AvtoVAZ itself held an 80.8 percent interest in Kadannikov’s AVVA Group, an investment fund. AVVA, in turn, held a 33.2 percent interest in AvtoVAZ (see Figure 1 for an overview of the complex relationships surrounding AvtoVAZ). AVVA itself was in some way influenced, controlled, or owned in part, by one of the most high-profile oligarchs in Russia, Boris Berezovsky.
In 1989, prior to the implementation of President Boris Yelstin’s economic reforms, Boris Berezovsky, a mathematician and management-systems consultant to AvtoVAZ, persuaded Vladimir Kadannikov to cooperate in a new car distribution system. Berezovsky formed an automobile dealer network, LogoVAZ that was supplied with AvtoVAZ vehicles on consignment. LogoVAZ did not pay for the cars it distributed (termed “re-export” by Berezovsky) until a date significantly after his dealer network sold the cars and received payment themselves. The arrangement proved disastrous for AvtoVAZ and incredibly profitable for Berezovsky. In the years that followed, hyperinflation raged in Russia, and Berezovsky was able to run his expanding network of businesses with AvtoVAZ’s cash flow. (Mr. Berezovsky has admitted to the arrangement, and its financial benefits to him. He has also pointed out, correctly, that under Russian law he has not broken any laws.) LogoVAZ was also one of the largest auto importers in Russia.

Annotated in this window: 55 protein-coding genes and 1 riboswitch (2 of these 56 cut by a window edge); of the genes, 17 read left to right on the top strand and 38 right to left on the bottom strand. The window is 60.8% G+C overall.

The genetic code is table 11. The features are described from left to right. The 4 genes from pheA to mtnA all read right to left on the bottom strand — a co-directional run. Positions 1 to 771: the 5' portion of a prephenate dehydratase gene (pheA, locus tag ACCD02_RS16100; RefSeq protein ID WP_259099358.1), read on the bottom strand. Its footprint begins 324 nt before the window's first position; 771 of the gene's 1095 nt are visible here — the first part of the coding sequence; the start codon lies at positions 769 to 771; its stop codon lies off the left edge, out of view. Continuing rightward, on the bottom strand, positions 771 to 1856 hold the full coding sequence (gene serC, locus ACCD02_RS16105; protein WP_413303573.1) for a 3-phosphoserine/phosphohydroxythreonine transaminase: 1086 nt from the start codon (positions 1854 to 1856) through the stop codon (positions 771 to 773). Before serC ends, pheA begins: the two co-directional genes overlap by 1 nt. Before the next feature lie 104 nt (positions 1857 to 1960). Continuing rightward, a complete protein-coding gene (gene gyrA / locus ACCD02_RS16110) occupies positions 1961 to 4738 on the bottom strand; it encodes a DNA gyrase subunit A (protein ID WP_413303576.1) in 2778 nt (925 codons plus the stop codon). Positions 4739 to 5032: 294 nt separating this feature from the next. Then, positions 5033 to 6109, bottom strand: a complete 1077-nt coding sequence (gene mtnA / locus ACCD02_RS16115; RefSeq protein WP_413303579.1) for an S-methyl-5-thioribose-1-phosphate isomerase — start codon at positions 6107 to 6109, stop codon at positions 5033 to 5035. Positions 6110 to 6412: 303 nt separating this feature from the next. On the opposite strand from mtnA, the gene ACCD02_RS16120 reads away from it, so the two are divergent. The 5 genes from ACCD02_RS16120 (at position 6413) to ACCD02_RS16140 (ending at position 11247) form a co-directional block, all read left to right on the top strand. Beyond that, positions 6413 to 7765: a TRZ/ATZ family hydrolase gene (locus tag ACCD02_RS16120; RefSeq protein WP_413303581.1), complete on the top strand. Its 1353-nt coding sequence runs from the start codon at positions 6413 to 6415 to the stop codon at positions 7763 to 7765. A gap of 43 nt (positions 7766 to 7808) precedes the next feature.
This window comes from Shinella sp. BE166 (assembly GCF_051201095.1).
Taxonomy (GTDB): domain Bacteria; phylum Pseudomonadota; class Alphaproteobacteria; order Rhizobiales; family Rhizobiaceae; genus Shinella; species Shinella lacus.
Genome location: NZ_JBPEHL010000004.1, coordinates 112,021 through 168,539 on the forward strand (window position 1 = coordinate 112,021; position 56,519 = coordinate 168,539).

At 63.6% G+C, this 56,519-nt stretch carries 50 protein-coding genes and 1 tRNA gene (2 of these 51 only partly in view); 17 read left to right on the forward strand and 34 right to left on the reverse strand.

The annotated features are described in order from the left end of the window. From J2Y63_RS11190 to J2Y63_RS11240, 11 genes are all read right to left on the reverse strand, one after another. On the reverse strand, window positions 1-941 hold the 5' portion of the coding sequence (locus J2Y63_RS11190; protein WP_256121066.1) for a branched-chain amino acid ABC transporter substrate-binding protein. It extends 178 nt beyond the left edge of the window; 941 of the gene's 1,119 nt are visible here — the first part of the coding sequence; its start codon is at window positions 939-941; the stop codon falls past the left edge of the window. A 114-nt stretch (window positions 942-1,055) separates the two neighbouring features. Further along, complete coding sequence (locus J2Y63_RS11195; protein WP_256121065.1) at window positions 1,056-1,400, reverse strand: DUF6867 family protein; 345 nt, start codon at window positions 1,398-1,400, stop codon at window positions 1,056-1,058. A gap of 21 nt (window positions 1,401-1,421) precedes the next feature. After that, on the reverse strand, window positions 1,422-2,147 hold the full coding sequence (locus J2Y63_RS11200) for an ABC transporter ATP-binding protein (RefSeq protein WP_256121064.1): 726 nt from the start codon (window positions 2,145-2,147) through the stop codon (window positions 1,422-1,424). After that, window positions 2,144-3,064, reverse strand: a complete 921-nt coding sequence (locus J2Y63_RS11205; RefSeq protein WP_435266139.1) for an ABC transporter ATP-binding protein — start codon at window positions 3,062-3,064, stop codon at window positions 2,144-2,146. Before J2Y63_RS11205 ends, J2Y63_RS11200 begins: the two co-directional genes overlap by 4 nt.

In 1994, the Russian government began privatizing many state-owned companies, including AvtoVAZ. Boris Berezovsky, Vladimir Kadannikov, and Alexander Voloshin, recently appointed chief of staff for Russian President Vladimir Putin, then formed AVVA. The stated purpose of AVVA was to begin building a strong dealer network for the automobile industry in Russia. AVVA quickly acquired its 33.2 percent interest in AvtoVAZ, in addition to many other enterprises. AVVA frequently represented AvtoVAZ’s significant international interests around the world.